Group-average clustering of data was performed using a Bray-Curtis similarity matrix in PRIMER-E (Plymouth), based on square-root-transformed genera abundance.

Results and Discussion

Illumina sequencing

We explored the microbial community composition in the saliva sample from a male healthy adult using Illumina sequencing. The 100-base paired reads from the whole metagenome fragments as well as 81-base V1 and 84-base V3 reads of 16S rDNA amplicons were analyzed (Table 1). Data from the forward and reverse run for each pool of DNA fragments were analyzed separately since it has been reported that reverse Illumina reads are of lower quality than those from the forward run [11].
Table 1

Description of the 4 sequence datasets and 14 subsets

 

Dataset

 

16S-HTS, 20 cycles

16S-HTS, 25 cycles

16S-HTS, 30 cycles

WGS

Generated reads

16,345,598

10,732,108

6,150,466

14'724,838

Randomly chosen read pairs

1,200,000

1,200,000

1,200,000

1,000,000

16S rDNA region subset

V1

V3

V1

V3

V1

V3

 

Filtered forward reads

592,322

566,310

576,701

564,774

546,710

569,459

1,000,000

Filtered reverse reads

532,945

530,504

534,229

523,548

548,009

495,531

1,000,000

Taxa abundance as a function of the PCR cycle number in the 16S-HTS datasets

Taxa detection and the accuracy of 16S rDNA abundance measurement are affected by the number of PCR cycles used to amplify 16S rDNA from a bacterial community [1214]. To investigate how taxonomic composition of the same sample differed depending on the number of PCR cycles, we analyzed forward and reverse reads from V1 and V3 16S-HTS datasets obtained after 20, 25 and 30 cycles. The taxonomic assignment was performed using RDP Classifier (Additional file 1). The changes in proportions were relatively consistent for the different taxa within the same phylum (Figure 1): the relative abundance of sequence reads assigned to taxa belonging to the phyla Actinobacteria and Firmicutes generally decreased with more PCR cycles, whereas the proportion of sequences representing other phyla and their corresponding lower-level taxa generally increased. Instances in which the same direction of change (decrease or increase) occurred across all 8 subsets were found in 63 of the 109 taxa (Figure 1). Moreover, in 95% of cases where a > 25% change in taxa abundance was found in 30- vs 20- cycle-samples, the value obtained after 25 cycles was intermediate relatively to those obtained after 20 and 30 cycles. It seems likely that, for some taxa, more PCR cycles will further increase the bias. We found that the average Firmicutes to Bacteroidetes ratio, which may be an indicator of obesity in intestinal microbiota [15], was on average 3.6 (range 3.4-3.9), 2.3 (range 2.2-2.4) and 2.0 (range 1.9-2.2) in 20-, 25- and 30-cycle 16S-HTS datasets, respectively.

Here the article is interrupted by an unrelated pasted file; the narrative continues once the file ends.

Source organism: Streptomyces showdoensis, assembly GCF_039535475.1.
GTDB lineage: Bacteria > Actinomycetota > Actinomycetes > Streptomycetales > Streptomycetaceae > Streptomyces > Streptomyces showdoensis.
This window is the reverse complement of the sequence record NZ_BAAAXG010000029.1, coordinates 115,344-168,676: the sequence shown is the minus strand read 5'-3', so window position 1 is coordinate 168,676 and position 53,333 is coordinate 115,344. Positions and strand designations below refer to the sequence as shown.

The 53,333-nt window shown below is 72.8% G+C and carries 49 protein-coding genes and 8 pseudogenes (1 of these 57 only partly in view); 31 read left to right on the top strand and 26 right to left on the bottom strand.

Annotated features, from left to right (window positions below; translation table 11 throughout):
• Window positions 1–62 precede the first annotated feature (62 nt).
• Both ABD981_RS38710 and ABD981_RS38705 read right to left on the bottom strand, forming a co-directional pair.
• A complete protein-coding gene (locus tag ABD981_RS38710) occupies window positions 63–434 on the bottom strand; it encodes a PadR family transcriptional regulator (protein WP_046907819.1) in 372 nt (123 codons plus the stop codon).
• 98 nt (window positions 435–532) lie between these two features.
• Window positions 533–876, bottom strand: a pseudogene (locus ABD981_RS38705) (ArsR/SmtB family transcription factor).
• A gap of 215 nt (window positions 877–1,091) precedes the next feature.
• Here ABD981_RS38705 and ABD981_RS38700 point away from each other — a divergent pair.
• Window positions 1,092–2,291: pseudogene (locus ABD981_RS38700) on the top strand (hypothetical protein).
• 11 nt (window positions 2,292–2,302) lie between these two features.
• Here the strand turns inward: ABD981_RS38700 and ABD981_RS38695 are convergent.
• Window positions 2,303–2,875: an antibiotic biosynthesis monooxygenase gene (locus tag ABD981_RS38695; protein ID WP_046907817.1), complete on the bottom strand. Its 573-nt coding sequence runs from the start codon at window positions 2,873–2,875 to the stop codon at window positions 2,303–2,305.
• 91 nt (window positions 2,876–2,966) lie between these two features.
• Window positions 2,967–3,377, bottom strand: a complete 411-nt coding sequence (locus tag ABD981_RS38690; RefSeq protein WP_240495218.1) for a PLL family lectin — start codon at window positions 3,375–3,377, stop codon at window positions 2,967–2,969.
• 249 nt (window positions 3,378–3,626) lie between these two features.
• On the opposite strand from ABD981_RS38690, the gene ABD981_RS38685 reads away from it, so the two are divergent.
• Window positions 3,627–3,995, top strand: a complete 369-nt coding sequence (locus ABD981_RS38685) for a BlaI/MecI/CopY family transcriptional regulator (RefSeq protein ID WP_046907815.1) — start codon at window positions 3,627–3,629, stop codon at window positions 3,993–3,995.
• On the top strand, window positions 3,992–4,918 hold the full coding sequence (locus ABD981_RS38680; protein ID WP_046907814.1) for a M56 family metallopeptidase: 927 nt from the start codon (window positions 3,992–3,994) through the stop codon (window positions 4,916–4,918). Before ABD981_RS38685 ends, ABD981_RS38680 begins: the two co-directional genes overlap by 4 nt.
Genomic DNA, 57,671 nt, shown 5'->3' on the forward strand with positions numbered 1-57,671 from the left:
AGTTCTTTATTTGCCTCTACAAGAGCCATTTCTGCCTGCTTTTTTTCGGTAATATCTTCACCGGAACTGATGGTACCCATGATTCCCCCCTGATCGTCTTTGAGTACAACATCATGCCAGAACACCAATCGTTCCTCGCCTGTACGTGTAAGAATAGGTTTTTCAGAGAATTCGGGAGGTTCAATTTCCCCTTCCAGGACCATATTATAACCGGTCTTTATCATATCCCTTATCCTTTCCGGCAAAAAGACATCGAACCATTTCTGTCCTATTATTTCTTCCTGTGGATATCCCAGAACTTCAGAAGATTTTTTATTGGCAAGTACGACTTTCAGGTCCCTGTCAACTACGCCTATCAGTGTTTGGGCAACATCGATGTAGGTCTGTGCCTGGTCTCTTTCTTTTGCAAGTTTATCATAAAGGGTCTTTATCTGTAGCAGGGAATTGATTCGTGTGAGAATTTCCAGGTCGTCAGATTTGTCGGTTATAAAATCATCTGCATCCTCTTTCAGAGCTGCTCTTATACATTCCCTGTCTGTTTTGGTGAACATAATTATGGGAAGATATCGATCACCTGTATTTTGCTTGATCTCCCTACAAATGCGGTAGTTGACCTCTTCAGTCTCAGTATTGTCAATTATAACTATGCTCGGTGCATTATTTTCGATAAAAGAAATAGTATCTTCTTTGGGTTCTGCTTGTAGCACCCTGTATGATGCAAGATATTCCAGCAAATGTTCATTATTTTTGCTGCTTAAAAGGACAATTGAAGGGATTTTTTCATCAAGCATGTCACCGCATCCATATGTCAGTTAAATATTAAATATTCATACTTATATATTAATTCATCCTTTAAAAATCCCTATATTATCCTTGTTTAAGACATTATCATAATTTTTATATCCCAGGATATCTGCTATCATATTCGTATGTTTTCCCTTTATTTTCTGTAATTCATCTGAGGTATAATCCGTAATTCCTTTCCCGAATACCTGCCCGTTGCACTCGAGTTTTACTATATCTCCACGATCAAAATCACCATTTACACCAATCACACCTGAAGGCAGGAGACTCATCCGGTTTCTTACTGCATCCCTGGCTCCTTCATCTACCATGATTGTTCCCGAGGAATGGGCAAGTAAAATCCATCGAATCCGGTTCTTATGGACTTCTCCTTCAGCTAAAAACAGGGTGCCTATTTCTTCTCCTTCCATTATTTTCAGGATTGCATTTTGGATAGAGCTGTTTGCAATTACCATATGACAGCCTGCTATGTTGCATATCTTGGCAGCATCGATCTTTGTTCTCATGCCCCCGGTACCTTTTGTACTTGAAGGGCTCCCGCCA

Figure 1

Heat map showing changes in taxa proportions as a function of PCR cycle number. The taxa shared by all (twelve) 16S-HTS subsets were analyzed. The relative abundances of taxa after 20 PCR cycles were used as baselines for comparisons. These values are represented according to the grey scale below the heat map. Changes (%) in the relative abundance of taxa after 25 or 30 cycles are represented by rectangles according to the color scale below the heat map. The corresponding values are given in the Additional files 1 and 3. Differences were significant (P < 0.01; chi-square test) unless marked by an asterisk.